#### Deep matrix factorization (DMF)

An extension of matrix factorization has been proposed motivated by the success of deep dictionary learning61, where the data matrix X is decomposed into multiple factor matrices (analog to multiple layers) to capture more complex hidden features in the data. The formulation of the minimization problem in the case of 2-layer matrix factorization is given below:

\begin{aligned} \mathop {\min }\limits _{U_1,U_2,V} ||Y - M (U_1U_2V)||_F^2 {\text { such that }} U_1\ge 0, U_2\ge 0. \end{aligned}
(3)

The above problem is solve alternatively. The minimization with respect to variables $$U_1$$ and V, is done in a similar way to that of matrix factorization, while the update on $$U_2$$ can be obtained as shown in62.

#### Graph regularized matrix factorization (GRMF)

Another variant of Matrix factorization has been proposed to incorporate metadata associated with the row and column entities (drug and virus similarities in this case)14. Here, the drug and virus entities form the nodes of two separate graphs and the similarity between them is assumed to be the weights between the nodes. Regularization is imposed by adding graph Laplacian penalties to the cost function of matrix factorization as shown below:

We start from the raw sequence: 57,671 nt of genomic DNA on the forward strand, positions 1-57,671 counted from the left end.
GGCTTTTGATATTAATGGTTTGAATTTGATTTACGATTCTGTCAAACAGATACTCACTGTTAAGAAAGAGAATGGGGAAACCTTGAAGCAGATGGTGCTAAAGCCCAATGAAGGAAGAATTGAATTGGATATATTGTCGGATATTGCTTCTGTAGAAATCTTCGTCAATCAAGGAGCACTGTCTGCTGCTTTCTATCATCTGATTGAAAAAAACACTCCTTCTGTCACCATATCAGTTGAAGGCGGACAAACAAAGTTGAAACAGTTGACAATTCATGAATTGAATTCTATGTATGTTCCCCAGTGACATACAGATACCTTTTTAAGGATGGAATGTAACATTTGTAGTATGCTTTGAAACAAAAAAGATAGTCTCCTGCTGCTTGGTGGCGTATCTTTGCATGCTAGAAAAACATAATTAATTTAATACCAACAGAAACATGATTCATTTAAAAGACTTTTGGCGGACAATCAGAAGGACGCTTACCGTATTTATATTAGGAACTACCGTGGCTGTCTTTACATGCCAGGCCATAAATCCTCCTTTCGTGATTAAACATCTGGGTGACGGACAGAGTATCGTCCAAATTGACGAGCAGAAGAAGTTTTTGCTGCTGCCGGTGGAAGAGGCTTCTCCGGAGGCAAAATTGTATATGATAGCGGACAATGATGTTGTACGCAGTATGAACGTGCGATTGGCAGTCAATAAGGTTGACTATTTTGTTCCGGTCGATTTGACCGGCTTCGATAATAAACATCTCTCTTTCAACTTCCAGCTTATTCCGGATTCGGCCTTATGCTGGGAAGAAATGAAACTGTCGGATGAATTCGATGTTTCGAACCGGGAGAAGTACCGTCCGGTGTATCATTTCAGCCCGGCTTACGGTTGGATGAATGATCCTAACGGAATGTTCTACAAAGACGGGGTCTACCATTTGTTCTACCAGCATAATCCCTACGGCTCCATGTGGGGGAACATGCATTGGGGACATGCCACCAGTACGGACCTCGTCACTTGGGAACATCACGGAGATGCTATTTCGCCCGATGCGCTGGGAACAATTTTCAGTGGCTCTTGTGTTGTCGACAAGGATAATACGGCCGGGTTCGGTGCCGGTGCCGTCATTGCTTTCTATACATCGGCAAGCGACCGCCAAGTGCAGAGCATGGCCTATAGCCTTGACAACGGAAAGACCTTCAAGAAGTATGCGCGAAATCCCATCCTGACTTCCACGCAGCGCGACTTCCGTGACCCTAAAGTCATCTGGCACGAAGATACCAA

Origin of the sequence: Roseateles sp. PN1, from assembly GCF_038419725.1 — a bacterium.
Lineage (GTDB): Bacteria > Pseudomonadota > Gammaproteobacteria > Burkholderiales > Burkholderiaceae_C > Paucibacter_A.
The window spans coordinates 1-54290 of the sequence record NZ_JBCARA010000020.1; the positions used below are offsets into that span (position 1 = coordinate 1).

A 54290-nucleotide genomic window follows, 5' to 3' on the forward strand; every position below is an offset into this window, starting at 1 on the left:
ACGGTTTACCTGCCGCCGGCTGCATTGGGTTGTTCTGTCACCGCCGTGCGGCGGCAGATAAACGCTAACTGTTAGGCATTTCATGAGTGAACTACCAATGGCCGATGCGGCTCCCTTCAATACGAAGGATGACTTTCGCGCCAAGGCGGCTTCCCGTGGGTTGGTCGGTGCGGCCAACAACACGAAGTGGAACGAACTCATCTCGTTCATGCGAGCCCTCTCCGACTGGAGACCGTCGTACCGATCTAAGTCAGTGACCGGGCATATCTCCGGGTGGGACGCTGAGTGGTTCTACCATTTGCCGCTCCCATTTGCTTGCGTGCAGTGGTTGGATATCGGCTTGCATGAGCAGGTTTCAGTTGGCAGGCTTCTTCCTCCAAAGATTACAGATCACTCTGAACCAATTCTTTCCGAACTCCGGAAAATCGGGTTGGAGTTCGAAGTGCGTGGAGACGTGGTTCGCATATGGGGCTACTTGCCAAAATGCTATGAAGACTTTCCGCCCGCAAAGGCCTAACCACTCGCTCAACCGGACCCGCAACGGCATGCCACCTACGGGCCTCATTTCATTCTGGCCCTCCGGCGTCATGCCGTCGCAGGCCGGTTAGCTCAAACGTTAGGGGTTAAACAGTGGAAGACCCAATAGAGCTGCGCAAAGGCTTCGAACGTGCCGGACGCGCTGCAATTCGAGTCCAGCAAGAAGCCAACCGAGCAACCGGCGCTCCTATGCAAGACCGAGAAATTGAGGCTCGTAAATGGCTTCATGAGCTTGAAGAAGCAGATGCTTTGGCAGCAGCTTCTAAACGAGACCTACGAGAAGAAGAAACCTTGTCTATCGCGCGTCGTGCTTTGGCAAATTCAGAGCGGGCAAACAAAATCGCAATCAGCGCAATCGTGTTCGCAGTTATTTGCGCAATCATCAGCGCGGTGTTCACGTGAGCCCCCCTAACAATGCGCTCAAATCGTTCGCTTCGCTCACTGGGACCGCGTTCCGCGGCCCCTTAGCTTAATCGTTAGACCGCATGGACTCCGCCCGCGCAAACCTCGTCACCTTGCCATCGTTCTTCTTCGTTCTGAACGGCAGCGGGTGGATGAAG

\begin{aligned} \mathop {\min }\limits _{U,V} ||Y - M(UV)||_F^2 + {\mu _1}{\text{tr}}(U{^\top } {L_d} U) + {\mu _2} {\text{tr}}(V {L_v} {V^\top }), \end{aligned}
(4)

where $$\mu _1 > 0$$ and $$\mu _2 > 0$$ are coefficients penalizing the graph regularization Laplacian terms and $$\text{tr}$$ denotes the trace of the matrix. $$L_d = D_d - S_d$$ and $$L_v = D_v - S_v$$ are the graph Laplacians63 for $$S_d$$ (row/drug similarity matrix) and $$S_v$$ (column/virus similarity matrix), respectively, and $$D_d^{ii}=\Sigma _j S_d^{ij}$$ and $$D_v^{ii} = \Sigma _j S_v^{ij}$$ are the associated degree matrices. A resolution technique for the above formulation has been shown in14.

#### Matrix completion (MC)

Matrix factorization based approach leads to a non-convex minimization problem and hence rarely benefits from global convergence guarantees. To limit the space of minimizers, it may be useful to impose a low-rank constraint on the solution X. Since rank minimization is still an NP-hard problem, it was proposed to relax the above constraint to its closest convex surrogate by making use of the nuclear norm penalty64,65. The formulation for the resulting nuclear norm minimization problem (referred to as matrix completion by the authors) is:

\begin{aligned} \mathop {\min }\limits _X ||X|{|_*} {\text { such that }} \textit{Y=M(X) }. \end{aligned}